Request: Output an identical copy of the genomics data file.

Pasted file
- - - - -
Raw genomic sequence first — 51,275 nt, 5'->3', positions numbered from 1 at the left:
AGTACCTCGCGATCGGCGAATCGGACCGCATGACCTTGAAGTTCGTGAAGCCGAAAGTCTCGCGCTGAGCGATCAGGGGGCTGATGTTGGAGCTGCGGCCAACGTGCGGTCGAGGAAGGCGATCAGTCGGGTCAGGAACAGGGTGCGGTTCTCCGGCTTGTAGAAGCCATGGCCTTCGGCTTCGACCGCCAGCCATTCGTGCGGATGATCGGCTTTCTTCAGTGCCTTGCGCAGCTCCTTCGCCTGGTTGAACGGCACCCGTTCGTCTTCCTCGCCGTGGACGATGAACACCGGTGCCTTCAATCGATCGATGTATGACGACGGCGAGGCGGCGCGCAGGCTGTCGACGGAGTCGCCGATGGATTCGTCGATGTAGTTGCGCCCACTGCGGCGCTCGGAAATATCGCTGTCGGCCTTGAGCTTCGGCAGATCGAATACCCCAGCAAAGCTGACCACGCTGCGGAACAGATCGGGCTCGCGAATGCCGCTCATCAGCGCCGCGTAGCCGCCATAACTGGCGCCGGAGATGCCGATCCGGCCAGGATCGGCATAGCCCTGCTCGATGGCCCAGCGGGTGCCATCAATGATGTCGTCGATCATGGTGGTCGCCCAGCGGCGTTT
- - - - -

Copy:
Raw genomic sequence first — 51,275 nt, 5'->3', positions numbered from 1 at the left:
AGTACCTCGCGATCGGCGAATCGGACCGCATGACCTTGAAGTTCGTGAAGCCGAAAGTCTCGCGCTGAGCGATCAGGGGGCTGATGTTGGAGCTGCGGCCAACGTGCGGTCGAGGAAGGCGATCAGTCGGGTCAGGAACAGGGTGCGGTTCTCCGGCTTGTAGAAGCCATGGCCTTCGGCTTCGACCGCCAGCCATTCGTGCGGATGATCGGCTTTCTTCAGTGCCTTGCGCAGCTCCTTCGCCTGGTTGAACGGCACCCGTTCGTCTTCCTCGCCGTGGACGATGAACACCGGTGCCTTCAATCGATCGATGTATGACGACGGCGAGGCGGCGCGCAGGCTGTCGACGGAGTCGCCGATGGATTCGTCGATGTAGTTGCGCCCACTGCGGCGCTCGGAAATATCGCTGTCGGCCTTGAGCTTCGGCAGATCGAATACCCCAGCAAAGCTGACCACGCTGCGGAACAGATCGGGCTCGCGAATGCCGCTCATCAGCGCCGCGTAGCCGCCATAACTGGCGCCGGAGATGCCGATCCGGCCAGGATCGGCATAGCCCTGCTCGATGGCCCAGCGGGTGCCATCAATGATGTCGTCGATCATGGTGGTCGCCCAGCGGCGTTT